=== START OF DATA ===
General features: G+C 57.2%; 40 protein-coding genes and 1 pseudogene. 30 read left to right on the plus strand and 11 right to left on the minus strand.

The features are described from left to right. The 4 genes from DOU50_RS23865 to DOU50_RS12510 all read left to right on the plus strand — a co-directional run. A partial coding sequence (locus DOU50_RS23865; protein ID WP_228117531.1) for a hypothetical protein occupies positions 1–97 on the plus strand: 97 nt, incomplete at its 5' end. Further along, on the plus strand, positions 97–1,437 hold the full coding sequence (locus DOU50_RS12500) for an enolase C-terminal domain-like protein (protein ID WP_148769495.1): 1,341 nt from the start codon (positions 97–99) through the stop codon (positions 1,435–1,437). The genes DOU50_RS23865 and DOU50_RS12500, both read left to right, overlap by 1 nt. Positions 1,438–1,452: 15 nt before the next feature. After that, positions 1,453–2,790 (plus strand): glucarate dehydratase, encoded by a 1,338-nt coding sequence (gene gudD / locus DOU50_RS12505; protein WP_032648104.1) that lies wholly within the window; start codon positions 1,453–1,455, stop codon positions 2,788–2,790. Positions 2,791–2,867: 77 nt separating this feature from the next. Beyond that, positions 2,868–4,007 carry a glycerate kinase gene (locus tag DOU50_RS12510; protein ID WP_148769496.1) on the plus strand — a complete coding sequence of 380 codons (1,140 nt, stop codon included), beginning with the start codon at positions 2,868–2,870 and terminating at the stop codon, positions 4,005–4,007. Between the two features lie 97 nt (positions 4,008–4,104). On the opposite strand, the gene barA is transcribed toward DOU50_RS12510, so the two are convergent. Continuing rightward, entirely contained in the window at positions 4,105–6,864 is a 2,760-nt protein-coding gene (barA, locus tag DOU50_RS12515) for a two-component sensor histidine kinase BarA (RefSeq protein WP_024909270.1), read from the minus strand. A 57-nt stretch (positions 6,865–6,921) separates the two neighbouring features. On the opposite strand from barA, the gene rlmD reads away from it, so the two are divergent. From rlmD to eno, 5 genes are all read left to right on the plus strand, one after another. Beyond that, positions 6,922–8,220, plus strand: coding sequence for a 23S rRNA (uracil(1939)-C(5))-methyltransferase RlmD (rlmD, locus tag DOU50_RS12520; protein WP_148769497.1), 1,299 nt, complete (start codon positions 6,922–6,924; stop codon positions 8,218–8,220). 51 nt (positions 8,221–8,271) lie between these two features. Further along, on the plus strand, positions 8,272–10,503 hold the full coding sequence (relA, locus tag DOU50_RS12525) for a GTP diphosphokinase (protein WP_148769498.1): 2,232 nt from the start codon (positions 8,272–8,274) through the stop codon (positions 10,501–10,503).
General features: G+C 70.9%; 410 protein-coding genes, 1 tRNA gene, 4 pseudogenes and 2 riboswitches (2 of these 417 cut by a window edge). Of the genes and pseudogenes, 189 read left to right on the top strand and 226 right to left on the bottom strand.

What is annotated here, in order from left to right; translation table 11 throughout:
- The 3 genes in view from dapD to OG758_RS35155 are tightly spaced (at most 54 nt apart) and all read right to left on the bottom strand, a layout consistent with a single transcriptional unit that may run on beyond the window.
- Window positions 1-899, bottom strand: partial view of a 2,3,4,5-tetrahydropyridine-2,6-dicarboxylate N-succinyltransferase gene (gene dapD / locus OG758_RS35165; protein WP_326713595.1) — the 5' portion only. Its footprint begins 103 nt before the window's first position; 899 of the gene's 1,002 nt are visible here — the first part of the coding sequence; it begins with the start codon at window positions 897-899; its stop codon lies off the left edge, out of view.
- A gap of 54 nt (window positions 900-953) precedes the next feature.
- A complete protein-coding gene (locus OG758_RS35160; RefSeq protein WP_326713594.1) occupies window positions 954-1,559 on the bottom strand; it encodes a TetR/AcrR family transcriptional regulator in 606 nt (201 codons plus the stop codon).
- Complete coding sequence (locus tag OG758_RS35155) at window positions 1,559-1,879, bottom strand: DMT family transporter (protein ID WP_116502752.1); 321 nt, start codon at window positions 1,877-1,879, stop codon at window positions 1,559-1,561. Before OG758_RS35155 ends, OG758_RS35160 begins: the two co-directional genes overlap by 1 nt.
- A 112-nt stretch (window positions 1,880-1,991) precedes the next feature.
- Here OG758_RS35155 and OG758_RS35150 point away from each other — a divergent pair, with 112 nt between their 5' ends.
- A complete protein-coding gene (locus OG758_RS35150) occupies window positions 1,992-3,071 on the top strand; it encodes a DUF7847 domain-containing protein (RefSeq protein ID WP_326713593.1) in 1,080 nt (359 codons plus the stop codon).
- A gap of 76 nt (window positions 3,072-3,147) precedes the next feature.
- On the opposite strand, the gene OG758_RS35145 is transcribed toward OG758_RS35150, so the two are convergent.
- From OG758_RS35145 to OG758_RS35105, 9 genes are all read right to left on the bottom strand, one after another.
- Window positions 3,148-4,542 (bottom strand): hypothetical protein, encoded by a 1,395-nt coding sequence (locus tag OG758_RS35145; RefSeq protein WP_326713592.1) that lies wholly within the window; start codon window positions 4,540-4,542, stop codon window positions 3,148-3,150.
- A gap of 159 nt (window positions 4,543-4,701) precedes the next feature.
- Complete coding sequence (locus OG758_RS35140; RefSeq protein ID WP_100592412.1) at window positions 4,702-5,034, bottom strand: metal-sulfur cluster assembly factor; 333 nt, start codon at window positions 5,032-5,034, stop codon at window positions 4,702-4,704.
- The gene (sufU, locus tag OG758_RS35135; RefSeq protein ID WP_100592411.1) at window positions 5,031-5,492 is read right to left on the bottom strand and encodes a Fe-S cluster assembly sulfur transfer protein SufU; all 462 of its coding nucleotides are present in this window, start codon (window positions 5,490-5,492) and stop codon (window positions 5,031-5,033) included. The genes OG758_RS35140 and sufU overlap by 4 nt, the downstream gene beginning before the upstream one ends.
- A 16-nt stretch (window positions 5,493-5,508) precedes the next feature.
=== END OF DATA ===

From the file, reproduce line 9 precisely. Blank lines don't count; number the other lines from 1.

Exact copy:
- Complete coding sequence (locus tag OG758_RS35155) at window positions 1,559-1,879, bottom strand: DMT family transporter (protein ID WP_116502752.1); 321 nt, start codon at window positions 1,877-1,879, stop codon at window positions 1,559-1,561. Before OG758_RS35155 ends, OG758_RS35160 begins: the two co-directional genes overlap by 1 nt.